2. He isn't maintaining the state of each room :) he's maintaining the X,Y,room coordinates of a couple dozen items and monsters. That's straightforward if you know what an array is. It also means you can reduce save game size to 3 bytes for each item and monster and the player.

    3. Hey, whatever the mechanism, it worked to achieve the effect of world state persistence. Given many games at the time didn't have multi-save capability, nor state persistence of any kind (either during gameplay OR through a game save facility), I think it's a mighty achievement by the young man.

    4. Exactly. @Radiant, like PsOmA said, the tech behind the choices isn't very impressive, it's the fact that the choices were made at all. I used the example of Kroz as a later game in this vein, where you could save in one spot, or many other games where you couldn't save at all. This game allows you conceivably (26^8 + 26^7 + 26^6 + 26^5 + 26^4 + 26^3 + 26^2 + 26) save slots, assuming any random combination of letters in a 1 to 8 letter long saved game name.

    5. (Obviously, I'm not accounting for the limitations of FAT or your floppy/hard disk storage space with that number. Before someone calls me out on it.)

  3. As someone who generally don't care much about the story in video games (I believe they're usually overrated b-list movie material, even in cases like Metal Gear Solid), I find the blog entries about this game ironically more enthrilling than the ones about Bloodnet.

    This is especially weird considering this game has no plot whatsoever. But that's the magic of video games: you don't really need a story, your actions "create" the story as you go.

    Games are (or at least should be IMHO) closer to practicing sports or exploring an abandoned building than watching a movie.

    I don't think I will ever play this game because I hate combat in adventures, but I love the simple, but intriguing graphics, the environment and the inventory. I guess we will soon find some kind of design flaw in some odd puzzle, as usual in these cases. Or maybe puzzles will be too easy. With adventures it's always difficult to find puzzles that are not either too easy or too difficult.

    1. I guess there's some truth in that. The main character doesn't necessarily need a name in this game, but I wouldn't have minded some backstory or some plotlines that would have changed the nature of a puzzle or two. But I had fun with it regardless.

      The combat in this game is a joke, if you haven't already noticed. As long as you have the sword, and don't just stand there and take the hits, you'll be victorious most likely every time. Don't let that be a deterrent. Back in the day of this game, computers weren't capable of hardcore battle sequences, so thankfully, puzzle and logic solving were the top design choices. It's why we love this genre so much, and probably why neither of us really care for games like BloodNet as much.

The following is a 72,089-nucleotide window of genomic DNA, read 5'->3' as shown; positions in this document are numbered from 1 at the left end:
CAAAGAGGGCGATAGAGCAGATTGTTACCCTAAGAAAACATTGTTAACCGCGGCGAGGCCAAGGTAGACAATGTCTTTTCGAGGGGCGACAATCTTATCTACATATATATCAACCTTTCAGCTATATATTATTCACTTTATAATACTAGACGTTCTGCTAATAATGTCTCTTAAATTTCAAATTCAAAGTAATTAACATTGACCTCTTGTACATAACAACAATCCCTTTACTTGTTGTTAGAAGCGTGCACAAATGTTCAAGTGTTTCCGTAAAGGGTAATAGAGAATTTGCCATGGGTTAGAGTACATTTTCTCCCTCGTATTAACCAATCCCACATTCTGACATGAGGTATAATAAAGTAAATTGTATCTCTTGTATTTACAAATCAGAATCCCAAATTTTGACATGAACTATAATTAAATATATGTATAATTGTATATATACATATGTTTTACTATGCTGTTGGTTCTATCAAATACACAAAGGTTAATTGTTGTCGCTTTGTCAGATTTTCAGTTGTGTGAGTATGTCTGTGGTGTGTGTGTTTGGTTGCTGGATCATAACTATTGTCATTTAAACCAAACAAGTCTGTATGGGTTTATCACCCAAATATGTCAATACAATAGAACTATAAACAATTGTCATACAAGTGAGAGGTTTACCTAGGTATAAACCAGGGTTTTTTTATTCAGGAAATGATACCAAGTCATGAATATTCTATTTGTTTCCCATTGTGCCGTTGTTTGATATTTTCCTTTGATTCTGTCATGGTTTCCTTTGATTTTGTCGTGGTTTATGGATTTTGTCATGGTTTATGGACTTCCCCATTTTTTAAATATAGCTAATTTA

I will say thank you for saying I've made this game seem at least a little enthralling, so far. I was originally worried that I wouldn't be able to find enough to write about to keep it interesting.

    2. You write that combat is a joke; I suggest trying this at different speed settings. You've set Dosbox to emulate a 3 MHz processor, and common processors in 1984 are in the 6 - 8 MHz range. In other words, the game is intended to run 2 to 3 times as fast as what you're playing at.

      I wonder if combat is still a joke if it's twice as fast?

    3. I intended to emulate a 4.77mHz XT, as that was the computer I first played it on. So I might have miscalculated a little, but I've tried it at the higher speed, and used a benchmark program to calibrate my settings.

      I stand by my statement, however. If you have the sword (and, later, the helmet) and hold down the arrow key in the direction if the creature you are battling, you will be victorious practically every time. And, as you pointed out in a previous post, combat is not always necessary, and exiting a room is always an option, and since you know exactly where the creature will be upon your return, you can plan accordingly.

      Now, the blitz levels in Kroz, played on anything faster than an XT? That was cruel.

    4. I'd disagree with (but can't categorically refute) the assertion that this was written for faster processors. Castle Adventure was finished in May 1984 according to the earliest file timestamps - at this point, whilst there *were* faster clones available, the majority simply matched the 5150/5160s 4.77Mhz (which still very much dominated the market). It wasn't until mid-84 when the Phoenix BIOS was released that a glut of clones hit the market with faster processors. Even then, most games were written for the lowest common denominator until the 286 and faster clones became the norm circa. 1986. Whilst it's feasible Kevin Bales wrote this on a faster machine, for faster machines, I'd say it's statistically unlikely.